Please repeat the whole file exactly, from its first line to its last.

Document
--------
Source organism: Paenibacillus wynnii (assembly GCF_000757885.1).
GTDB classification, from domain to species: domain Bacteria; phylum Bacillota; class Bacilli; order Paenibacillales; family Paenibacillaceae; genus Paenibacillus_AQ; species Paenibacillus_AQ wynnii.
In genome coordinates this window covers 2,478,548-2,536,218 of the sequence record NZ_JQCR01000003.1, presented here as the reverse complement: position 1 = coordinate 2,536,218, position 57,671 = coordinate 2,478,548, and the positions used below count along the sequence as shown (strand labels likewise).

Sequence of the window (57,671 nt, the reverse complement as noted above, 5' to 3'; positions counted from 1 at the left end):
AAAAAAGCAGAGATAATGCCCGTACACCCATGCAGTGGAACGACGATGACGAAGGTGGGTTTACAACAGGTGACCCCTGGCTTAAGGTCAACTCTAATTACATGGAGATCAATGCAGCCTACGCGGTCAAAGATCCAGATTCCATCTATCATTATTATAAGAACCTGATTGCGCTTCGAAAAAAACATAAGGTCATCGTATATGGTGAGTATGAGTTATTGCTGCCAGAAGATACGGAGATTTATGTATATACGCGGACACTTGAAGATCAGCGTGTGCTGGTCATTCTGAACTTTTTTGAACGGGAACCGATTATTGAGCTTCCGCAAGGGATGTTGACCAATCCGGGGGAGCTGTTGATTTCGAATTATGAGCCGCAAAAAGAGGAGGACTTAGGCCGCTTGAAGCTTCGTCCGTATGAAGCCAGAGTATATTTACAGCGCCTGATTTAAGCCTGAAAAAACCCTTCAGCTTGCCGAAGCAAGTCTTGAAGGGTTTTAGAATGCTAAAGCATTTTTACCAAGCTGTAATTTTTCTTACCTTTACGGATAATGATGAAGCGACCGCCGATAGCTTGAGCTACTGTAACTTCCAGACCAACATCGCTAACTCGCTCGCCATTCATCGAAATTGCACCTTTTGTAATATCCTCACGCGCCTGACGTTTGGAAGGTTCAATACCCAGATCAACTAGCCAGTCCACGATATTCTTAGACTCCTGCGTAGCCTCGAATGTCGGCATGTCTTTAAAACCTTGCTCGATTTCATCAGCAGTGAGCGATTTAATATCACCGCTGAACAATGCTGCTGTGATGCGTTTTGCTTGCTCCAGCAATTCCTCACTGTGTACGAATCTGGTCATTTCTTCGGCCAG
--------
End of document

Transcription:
Source organism: Paenibacillus wynnii (assembly GCF_000757885.1).
GTDB classification, from domain to species: domain Bacteria; phylum Bacillota; class Bacilli; order Paenibacillales; family Paenibacillaceae; genus Paenibacillus_AQ; species Paenibacillus_AQ wynnii.
In genome coordinates this window covers 2,478,548-2,536,218 of the sequence record NZ_JQCR01000003.1, presented here as the reverse complement: position 1 = coordinate 2,536,218, position 57,671 = coordinate 2,478,548, and the positions used below count along the sequence as shown (strand labels likewise).

Sequence of the window (57,671 nt, the reverse complement as noted above, 5' to 3'; positions counted from 1 at the left end):
AAAAAAGCAGAGATAATGCCCGTACACCCATGCAGTGGAACGACGATGACGAAGGTGGGTTTACAACAGGTGACCCCTGGCTTAAGGTCAACTCTAATTACATGGAGATCAATGCAGCCTACGCGGTCAAAGATCCAGATTCCATCTATCATTATTATAAGAACCTGATTGCGCTTCGAAAAAAACATAAGGTCATCGTATATGGTGAGTATGAGTTATTGCTGCCAGAAGATACGGAGATTTATGTATATACGCGGACACTTGAAGATCAGCGTGTGCTGGTCATTCTGAACTTTTTTGAACGGGAACCGATTATTGAGCTTCCGCAAGGGATGTTGACCAATCCGGGGGAGCTGTTGATTTCGAATTATGAGCCGCAAAAAGAGGAGGACTTAGGCCGCTTGAAGCTTCGTCCGTATGAAGCCAGAGTATATTTACAGCGCCTGATTTAAGCCTGAAAAAACCCTTCAGCTTGCCGAAGCAAGTCTTGAAGGGTTTTAGAATGCTAAAGCATTTTTACCAAGCTGTAATTTTTCTTACCTTTACGGATAATGATGAAGCGACCGCCGATAGCTTGAGCTACTGTAACTTCCAGACCAACATCGCTAACTCGCTCGCCATTCATCGAAATTGCACCTTTTGTAATATCCTCACGCGCCTGACGTTTGGAAGGTTCAATACCCAGATCAACTAGCCAGTCCACGATATTCTTAGACTCCTGCGTAGCCTCGAATGTCGGCATGTCTTTAAAACCTTGCTCGATTTCATCAGCAGTGAGCGATTTAATATCACCGCTGAACAATGCTGCTGTGATGCGTTTTGCTTGCTCCAGCAATTCCTCACTGTGTACGAATCTGGTCATTTCTTCGGCCAG